One gotcha is to check that props and states are not complex nested objects. Also, avoid large props and state objects, as this will affect React’s performance.

A shallow comparison goes one-level deep in props and state, for example:

  "item": "strict value comparison",
  "nestedObject": {
    "item": "reference comparison"
  "nestedArray": ["reference comparison"]

For this object, the item gets a strict comparison of its value. But, nestedItem and nestedArray only get reference comparisons, or where it lives in memory.

A shallow comparison stays at the top level to remain performant. It does not drill into nested objects or arrays because it is not a value comparison. One gotcha is that shallow comparisons might skip updates when only nested properties change. This can hide bugs that are difficult to track.

Consider using pure components for one-level deep state and props. Here, we get a bit of a boost by not re-rendering when the state mutates. These components can live in tree-leaf nodes, which have simple data shapes.

For example:

class LeafItem extends React.PureComponent {
  render() {
    return (<>
      {this.props.name} {this.props.description}

Pure components are great for certain use cases. But what if we don’t need lifecycle methods and have complex props?

Function Components

A function component in React is defined like this:

interface FunctionComponent<P = {}> {
  (props: PropsWithChildren<P>, context?: any): ReactElement | null;
  propTypes?: WeakValidationMap<P>;
  contextTypes?: ValidationMap<any>;
  defaultProps?: Partial<P>;
  displayName?: string;

This component type does not have any lifecycle methods. At a minimum, it must define a JavaScript function that returns ReactElement or null.

All other properties, such as propTypes and displayName, are optional. A function component does not take in state and does not have setState. State mutation may happen in a parent component or a state machine like Redux. Function components re-render when the state mutates and does not allow optimizations. This is not a deal-breaker because React performs reconciliation.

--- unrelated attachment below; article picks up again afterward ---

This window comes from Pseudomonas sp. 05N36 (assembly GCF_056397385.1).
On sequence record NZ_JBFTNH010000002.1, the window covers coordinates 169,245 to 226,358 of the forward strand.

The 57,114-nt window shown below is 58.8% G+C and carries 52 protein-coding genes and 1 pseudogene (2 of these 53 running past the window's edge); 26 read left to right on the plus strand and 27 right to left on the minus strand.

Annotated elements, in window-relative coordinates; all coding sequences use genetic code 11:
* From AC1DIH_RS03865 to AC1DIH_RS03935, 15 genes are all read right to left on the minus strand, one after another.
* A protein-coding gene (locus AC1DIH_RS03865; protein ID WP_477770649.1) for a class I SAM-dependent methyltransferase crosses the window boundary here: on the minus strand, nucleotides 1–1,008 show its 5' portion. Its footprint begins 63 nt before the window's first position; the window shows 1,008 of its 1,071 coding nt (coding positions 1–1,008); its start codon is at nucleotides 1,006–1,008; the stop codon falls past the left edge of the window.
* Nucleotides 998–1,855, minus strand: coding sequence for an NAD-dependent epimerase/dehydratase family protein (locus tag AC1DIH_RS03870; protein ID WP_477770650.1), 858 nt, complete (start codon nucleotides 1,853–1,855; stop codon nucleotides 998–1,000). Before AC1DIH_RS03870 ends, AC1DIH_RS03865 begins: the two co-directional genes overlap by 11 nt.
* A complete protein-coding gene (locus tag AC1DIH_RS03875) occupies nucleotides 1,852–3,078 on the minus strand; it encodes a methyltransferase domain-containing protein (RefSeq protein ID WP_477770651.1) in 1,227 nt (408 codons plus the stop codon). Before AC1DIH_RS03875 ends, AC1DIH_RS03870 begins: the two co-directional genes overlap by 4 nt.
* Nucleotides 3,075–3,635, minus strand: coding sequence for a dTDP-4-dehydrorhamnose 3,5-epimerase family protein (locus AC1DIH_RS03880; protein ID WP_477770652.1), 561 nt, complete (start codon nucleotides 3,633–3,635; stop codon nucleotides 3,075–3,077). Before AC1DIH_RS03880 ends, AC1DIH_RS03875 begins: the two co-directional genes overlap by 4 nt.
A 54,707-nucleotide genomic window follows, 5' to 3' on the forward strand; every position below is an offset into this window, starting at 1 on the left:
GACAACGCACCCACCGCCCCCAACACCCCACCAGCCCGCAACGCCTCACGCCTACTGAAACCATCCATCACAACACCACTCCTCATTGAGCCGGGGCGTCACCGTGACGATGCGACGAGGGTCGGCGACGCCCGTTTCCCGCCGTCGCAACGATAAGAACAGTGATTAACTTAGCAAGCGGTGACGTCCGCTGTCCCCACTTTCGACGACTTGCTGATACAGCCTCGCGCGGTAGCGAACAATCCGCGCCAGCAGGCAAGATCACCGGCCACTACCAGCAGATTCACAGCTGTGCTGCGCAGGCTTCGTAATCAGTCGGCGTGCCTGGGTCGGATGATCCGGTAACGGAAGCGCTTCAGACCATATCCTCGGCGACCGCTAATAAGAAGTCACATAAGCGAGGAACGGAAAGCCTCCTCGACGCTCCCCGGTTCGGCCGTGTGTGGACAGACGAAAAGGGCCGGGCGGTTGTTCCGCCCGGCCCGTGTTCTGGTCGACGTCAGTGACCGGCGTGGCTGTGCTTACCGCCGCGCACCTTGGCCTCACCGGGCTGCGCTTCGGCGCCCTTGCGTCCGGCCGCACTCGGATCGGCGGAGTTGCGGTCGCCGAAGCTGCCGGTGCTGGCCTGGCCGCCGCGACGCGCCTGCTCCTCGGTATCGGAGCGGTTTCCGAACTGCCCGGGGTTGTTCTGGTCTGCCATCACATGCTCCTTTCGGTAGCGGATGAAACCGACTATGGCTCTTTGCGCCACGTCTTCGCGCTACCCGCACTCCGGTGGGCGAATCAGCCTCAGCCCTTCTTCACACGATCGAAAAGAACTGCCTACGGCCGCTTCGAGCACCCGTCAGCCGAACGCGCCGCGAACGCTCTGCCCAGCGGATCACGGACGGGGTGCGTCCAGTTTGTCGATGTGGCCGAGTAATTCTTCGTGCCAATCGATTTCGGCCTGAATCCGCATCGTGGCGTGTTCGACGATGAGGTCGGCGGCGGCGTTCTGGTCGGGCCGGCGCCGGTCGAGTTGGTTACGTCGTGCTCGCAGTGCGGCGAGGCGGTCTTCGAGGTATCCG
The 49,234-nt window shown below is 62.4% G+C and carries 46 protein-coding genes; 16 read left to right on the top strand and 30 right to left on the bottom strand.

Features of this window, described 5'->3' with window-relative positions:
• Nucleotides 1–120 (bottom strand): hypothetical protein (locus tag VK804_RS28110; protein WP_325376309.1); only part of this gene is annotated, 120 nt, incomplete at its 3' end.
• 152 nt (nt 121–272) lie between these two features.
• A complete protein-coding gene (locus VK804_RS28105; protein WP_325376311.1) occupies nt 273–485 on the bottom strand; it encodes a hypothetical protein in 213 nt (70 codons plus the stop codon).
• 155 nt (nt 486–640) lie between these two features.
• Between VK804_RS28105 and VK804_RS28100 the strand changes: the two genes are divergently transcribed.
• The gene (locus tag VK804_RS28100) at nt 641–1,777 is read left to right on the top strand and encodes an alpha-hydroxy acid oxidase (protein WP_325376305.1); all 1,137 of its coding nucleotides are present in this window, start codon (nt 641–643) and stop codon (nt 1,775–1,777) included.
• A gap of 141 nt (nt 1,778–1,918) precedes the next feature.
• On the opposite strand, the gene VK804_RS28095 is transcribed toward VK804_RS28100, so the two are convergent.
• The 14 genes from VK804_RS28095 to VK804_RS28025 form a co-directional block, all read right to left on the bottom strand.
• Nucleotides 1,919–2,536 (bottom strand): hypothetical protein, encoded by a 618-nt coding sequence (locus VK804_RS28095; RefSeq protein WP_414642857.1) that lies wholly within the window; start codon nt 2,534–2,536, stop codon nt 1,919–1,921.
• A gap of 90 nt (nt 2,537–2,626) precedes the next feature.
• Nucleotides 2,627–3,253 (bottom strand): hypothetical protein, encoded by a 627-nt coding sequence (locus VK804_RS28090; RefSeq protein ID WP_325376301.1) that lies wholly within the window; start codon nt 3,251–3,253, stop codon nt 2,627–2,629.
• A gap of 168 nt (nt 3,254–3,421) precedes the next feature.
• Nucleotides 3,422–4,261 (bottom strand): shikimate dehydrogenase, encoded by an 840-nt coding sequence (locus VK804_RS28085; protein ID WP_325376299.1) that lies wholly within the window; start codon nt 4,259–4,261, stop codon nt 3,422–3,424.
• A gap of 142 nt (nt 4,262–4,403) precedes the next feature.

Library internals figure out an optimal way to reconcile the virtual DOM with the one in the browser. This reconciliation process takes care of most performance concerns in React.

If performance is a big concern because reconciliation is not enough, take a look at React.memo. This is much like React.PureComponents, but for function components vs classes.

Abstracting state mutation through Redux allows function components to focus on presentation. This makes it easy to test function components in a shallow renderer like Enzyme. A shallow renderer can check all test conditions by setting props. Reducers in Redux are pure functions that are also testable. This is because pure functions have a one-to-one mapping between input and output. A plus is that all UI “logic” gets abstracted away from the presentation layer. This reduces cognitive load and aids dev creativity. Function components solve most use cases in a neat, clean way.

In simple terms, this is a function component:

const LeafItem = ({name, description}) => <>{name} {description}</>;


React comes in three main component types.

Class components have all the lifecycle methods to chase down specific edge cases. Pure components are built on top by optimizing re-renders with some gotchas. Finally, function components promote clean coding practices by isolating concerns.

Each alternative is a good fit, depending on the problem at hand.

Pay special attention if you're developing commercial React apps that contain sensitive logic. You can protect them against code theft, tampering, and reverse engineering by following our guide.